“Good Time” saves money and reduces the prison population

 

Rev. Edward Pinkney, Benton Harbor, MI.
ILLUSTRATION/BYRON

BENTON HARBOR, MI — Eddie Treadwell, a prisoner at Coldwater Prison Facility, said Michigan’s increased use of habitual offender sentences, the elimination of “Good Time,” and increased consecutive sentences causes prison time to increase. I strongly agree with Mr. Treadwell.

The Michigan Department of Corrections reported that the prison system grew increasingly crowded from 1985 to 1992. Michigan built 23 prisons. The population rose to 38,628. Another wave of prison building occurred from 1993 to 2000. Eleven more prisons were built. The population peaked at 51,515 in 2006 and then began to decline from 2007 to 2012. Nine camps were closed. In 2018, the Department reported that the state has almost 40,000 prisoners.

Many reports have analyzed Michigan’s prison numbers and made suggestions to reduce it. I suggest for starters that the citizens be informed of all relevant data so that they are aware of the facts that brought on mass incarceration here in Michigan. I want everybody to remember that long-term incarceration increases the prison population and Michigan is one of the only states that require prisoners to serve 100% of their prison time. Most states in the U.S. have some form of Good Time credit, which helps reduce the population and provides incentives for good behavior.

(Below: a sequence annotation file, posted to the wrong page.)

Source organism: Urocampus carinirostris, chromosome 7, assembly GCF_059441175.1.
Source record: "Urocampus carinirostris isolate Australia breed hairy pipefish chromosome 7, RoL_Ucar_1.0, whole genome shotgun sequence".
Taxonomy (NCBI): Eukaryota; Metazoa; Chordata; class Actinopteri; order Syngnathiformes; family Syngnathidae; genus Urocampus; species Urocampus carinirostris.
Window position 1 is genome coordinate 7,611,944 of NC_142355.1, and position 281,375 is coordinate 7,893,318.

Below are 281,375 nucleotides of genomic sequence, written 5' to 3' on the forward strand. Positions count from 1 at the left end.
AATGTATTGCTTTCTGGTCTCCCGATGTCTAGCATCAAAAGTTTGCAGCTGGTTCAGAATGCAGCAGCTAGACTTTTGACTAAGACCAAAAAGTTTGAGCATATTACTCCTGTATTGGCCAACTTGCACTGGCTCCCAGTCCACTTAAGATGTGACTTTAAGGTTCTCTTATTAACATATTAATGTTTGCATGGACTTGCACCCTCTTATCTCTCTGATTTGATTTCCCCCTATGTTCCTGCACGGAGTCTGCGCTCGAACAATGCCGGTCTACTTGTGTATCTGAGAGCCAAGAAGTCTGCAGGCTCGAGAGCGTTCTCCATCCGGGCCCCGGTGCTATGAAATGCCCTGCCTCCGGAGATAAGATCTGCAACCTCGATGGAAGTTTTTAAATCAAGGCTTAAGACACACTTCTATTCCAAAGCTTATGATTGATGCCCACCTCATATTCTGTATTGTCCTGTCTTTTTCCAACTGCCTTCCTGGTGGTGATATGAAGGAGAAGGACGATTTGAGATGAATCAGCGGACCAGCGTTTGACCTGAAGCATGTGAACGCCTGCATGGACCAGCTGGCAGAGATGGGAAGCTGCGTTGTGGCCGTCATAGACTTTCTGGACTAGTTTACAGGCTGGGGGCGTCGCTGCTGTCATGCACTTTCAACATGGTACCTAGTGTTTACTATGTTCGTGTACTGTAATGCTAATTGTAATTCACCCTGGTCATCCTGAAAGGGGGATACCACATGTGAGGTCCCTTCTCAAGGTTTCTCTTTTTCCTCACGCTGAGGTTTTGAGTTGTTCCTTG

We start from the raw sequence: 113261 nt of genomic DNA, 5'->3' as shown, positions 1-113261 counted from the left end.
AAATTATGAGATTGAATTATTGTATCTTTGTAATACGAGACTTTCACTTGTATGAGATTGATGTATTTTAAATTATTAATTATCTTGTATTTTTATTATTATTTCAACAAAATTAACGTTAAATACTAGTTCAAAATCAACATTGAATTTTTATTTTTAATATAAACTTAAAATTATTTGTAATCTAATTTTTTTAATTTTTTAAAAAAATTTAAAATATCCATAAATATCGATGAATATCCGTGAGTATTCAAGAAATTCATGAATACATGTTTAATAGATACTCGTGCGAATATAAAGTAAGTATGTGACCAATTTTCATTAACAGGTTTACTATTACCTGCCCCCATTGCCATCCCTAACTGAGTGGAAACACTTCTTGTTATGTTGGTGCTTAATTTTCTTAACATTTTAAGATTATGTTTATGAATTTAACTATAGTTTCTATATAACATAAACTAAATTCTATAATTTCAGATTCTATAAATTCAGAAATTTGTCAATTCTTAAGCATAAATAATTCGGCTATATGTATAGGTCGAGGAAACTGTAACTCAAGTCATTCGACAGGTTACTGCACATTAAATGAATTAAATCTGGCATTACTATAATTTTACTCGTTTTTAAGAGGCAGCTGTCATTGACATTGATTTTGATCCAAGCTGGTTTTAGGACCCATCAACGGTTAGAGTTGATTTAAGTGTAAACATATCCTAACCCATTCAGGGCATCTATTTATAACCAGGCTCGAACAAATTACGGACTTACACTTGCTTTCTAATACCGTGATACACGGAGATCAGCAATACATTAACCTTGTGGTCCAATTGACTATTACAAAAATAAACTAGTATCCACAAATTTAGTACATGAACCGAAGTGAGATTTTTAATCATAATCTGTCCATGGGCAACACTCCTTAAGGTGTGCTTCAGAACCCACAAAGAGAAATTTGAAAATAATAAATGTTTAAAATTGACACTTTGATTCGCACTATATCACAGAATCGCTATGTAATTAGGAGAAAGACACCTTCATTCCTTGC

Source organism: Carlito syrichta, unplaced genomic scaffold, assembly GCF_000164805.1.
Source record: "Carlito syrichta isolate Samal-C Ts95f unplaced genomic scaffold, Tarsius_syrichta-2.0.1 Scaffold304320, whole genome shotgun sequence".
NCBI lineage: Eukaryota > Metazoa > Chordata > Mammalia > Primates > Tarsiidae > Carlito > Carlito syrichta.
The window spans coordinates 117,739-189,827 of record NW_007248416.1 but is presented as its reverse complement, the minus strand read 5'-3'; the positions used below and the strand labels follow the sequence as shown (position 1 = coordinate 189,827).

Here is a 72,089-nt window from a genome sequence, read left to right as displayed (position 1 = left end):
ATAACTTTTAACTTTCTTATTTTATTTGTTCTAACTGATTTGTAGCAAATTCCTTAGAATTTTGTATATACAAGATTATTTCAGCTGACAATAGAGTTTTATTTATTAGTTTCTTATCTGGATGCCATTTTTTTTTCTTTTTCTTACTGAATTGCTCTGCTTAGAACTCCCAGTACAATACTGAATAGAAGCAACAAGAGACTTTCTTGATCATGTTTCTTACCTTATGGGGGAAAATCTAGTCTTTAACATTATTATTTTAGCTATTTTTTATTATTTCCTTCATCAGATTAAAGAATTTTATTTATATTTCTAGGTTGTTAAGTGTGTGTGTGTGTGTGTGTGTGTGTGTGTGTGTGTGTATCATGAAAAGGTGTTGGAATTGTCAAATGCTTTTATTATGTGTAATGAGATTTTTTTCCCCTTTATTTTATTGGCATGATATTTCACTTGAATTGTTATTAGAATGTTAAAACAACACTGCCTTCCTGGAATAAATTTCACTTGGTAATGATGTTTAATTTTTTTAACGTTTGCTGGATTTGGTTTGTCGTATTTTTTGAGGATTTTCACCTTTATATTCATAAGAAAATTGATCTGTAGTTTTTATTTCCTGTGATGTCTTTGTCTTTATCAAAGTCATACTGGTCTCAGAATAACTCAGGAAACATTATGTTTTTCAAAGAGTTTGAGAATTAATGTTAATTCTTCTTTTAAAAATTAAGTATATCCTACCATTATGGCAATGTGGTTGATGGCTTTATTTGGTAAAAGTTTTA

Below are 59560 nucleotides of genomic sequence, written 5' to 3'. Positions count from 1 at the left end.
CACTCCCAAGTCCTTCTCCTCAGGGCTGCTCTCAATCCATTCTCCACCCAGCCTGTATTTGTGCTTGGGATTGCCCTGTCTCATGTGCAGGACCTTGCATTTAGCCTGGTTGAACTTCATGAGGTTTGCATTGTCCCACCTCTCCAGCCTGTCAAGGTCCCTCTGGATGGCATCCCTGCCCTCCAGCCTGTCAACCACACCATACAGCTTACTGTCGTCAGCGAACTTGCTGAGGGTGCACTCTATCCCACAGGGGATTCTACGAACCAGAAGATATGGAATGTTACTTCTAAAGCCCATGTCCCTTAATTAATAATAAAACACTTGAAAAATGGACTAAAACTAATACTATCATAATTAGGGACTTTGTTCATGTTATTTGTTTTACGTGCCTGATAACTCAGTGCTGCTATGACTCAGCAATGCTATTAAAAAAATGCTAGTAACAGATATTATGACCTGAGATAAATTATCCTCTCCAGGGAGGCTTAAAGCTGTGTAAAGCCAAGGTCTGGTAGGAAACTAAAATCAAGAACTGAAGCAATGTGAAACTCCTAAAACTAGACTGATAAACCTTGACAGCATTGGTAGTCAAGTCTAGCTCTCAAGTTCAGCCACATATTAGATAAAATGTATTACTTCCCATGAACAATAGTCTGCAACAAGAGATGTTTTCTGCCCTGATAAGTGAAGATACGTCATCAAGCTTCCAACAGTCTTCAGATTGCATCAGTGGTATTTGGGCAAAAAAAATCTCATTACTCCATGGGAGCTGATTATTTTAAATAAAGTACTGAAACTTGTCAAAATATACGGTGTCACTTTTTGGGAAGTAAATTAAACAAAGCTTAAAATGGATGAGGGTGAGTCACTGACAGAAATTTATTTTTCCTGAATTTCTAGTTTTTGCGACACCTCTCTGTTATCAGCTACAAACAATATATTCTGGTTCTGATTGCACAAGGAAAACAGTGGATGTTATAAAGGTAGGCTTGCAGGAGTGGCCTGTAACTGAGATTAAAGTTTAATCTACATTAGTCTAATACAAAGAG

In 2009 the Michigan Department of Corrections estimated that Good Time could reduce the prison population by 7,550 within four to six months after enactment. This was based in part on assumptions that the average time served to date of parole eligibility would be about 85% of the minimum sentence and that about 70% of those eligible would be approved for parole. The Department also estimated that the net cost savings under Good Time could be about $107 million annually. Actual cost savings in the first fiscal year of implementation would depend on when Good Time is enacted and on how many prisoners could be processed and how quickly and at what cost community placements and supervision could be established. These figures came from the last time Good Time was proposed. Mr. Eddie Treadwell and I did not come up with these figures out of the air.

Let the truth be told. “Good Time” is one of the best solutions to not only saving money, but to reducing the prison population. We need your help. Please contact me at 1-269-925-0001.

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